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Don’t Forget To Put A Title On This One!

, , , | Learning | February 16, 2020

(There’s an elderly teacher at my high school who is retiring at the end of the year. From his attitude about the situation, it’s clear that he’s retiring not because he wants to, but rather because the school is pressuring him to. And they have good reason for that. He’s become increasingly forgetful over the years, to the point that he’ll forget where his classroom is and what material he’s supposed to be teaching. He often loses students’ assignments and insists that they never turned them in instead of admitting that he can’t find them. We’ve learned to document everything we turn in for his classes. One day, I’m in his class taking notes when my pen runs out of ink. I turn around to quietly ask the person behind me if I can borrow one.)

Teacher: “[Not My Name], I told you I’d give you a detention if you disrupted class one more time!”

(I look around to see if he’s talking to someone else, since that’s not my name and I’ve never disrupted class before. He does seem to be addressing me, though.)

Me: “But–”

Teacher: “That was your final warning! You’re getting a detention.”

(He goes to his desk to fill out the detention slip. In my school, a teacher giving a detention fills out two slips, one for the student and one for the office. When he hands me the slip, I notice that the wrong name is on it — the same one he called me before. The girl whose name is on the slip is not in this class and looks nothing like me.)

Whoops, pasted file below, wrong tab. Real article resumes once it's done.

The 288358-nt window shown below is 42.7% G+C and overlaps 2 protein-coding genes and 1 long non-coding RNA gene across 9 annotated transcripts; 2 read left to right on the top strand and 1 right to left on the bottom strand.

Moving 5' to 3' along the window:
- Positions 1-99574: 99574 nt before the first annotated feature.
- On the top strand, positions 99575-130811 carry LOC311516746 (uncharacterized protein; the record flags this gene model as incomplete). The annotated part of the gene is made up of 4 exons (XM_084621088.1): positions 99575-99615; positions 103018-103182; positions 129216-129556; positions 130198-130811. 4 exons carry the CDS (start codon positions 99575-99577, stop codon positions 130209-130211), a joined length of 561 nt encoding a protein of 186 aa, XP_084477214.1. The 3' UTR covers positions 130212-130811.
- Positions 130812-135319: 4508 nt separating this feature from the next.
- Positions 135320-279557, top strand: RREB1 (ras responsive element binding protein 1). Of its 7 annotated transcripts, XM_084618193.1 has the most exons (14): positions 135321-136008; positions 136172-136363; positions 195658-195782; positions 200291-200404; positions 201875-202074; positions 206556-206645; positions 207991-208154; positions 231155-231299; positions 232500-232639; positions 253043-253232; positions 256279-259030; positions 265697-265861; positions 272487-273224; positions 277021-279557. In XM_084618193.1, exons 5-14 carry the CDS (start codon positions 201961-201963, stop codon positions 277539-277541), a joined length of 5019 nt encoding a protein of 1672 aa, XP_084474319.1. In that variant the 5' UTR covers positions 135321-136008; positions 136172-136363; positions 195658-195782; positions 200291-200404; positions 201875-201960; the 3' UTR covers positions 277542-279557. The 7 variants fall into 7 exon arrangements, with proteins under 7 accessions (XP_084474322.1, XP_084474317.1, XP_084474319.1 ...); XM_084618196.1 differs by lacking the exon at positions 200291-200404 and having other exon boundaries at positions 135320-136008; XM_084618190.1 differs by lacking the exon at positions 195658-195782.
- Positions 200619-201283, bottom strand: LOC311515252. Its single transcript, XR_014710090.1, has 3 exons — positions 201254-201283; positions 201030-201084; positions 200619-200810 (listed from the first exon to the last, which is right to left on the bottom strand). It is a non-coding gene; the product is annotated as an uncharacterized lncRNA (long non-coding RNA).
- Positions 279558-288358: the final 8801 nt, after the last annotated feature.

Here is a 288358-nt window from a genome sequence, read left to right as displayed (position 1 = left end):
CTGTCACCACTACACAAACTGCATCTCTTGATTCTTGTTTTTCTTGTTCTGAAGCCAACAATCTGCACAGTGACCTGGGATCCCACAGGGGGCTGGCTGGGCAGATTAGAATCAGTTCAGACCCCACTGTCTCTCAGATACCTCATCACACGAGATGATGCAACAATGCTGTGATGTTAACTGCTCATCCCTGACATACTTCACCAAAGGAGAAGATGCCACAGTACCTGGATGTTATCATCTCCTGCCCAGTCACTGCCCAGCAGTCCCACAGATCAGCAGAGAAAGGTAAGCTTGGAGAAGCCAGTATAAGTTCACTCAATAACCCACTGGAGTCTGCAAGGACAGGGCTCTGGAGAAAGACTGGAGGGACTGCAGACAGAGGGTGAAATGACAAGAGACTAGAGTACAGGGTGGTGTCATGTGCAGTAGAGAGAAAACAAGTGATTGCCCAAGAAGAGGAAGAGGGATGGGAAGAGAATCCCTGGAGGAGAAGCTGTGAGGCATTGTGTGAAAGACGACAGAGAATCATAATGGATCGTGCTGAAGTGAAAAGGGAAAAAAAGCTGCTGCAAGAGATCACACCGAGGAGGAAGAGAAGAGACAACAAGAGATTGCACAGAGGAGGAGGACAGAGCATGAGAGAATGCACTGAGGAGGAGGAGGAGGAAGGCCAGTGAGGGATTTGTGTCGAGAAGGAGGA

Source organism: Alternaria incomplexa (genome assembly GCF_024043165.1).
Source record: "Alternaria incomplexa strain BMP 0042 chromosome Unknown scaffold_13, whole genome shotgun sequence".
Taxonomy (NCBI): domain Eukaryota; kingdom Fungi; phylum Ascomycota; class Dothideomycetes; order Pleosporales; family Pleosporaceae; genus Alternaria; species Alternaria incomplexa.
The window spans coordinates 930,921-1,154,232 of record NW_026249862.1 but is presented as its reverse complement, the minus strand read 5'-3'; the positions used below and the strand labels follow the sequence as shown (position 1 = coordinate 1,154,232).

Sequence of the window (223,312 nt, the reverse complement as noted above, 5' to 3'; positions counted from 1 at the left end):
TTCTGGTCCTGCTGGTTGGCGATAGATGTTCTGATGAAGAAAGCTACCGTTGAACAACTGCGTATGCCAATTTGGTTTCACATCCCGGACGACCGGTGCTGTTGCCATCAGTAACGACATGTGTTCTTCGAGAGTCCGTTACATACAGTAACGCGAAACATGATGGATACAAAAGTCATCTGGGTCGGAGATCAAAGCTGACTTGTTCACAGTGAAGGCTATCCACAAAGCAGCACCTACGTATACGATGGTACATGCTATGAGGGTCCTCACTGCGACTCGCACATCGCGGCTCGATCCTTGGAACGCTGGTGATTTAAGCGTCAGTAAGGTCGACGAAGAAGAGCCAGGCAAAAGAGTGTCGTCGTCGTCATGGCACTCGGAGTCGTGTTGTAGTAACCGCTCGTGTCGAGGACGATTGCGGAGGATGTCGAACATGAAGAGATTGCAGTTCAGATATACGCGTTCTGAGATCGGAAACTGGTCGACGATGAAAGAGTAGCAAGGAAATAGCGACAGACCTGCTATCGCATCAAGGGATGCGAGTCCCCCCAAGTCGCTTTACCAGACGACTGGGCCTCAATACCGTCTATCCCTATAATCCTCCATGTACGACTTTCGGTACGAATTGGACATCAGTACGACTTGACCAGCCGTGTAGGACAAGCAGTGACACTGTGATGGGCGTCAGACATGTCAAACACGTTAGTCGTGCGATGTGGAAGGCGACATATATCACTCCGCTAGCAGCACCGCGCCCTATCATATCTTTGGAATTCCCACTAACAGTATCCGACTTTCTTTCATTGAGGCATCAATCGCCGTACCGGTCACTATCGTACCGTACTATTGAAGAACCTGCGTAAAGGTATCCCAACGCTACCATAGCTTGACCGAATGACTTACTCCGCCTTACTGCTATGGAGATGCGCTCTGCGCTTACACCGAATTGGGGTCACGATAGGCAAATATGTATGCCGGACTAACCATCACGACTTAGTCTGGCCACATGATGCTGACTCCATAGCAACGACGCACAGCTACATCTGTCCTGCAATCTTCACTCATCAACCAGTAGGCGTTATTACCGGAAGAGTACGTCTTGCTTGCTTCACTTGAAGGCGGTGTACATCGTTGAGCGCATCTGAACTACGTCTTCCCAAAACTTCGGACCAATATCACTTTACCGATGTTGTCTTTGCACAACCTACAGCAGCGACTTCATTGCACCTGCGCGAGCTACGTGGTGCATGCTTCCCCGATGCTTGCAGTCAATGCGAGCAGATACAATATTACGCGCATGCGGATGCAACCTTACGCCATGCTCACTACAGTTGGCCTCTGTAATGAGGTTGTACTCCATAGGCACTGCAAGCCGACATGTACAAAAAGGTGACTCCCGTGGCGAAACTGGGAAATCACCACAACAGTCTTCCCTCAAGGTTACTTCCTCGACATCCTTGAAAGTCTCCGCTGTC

Me: “Um… but I’m not–”

Teacher: “One more word and it’ll be a week of detentions!”

(I stop talking and end up not taking any notes for the rest of class. After class gets out, I go to the office.)

Secretary: “Can I help you?”

Me: “I got this detention slip, but it’s not my name on it. And I’m not really sure what it’s for. All I did was ask to borrow a pen.”

Secretary: “Let me guess: Mr. [Teacher]?”

Me: “Yeah. How did you know?”

Secretary: “We have a special file for his detentions.”

(She holds out her hand for the detention slip and I give it to her. She then puts it directly into the recycling bin.)

Secretary: “Don’t worry about the detention. He never remembers to turn in the office copy anyway.”

(I found out later that the other girl was in that teacher’s class in the previous period and sat in the same seat as me. The teacher never mistook me for her again, but it certainly wasn’t the end of his memory issues.)

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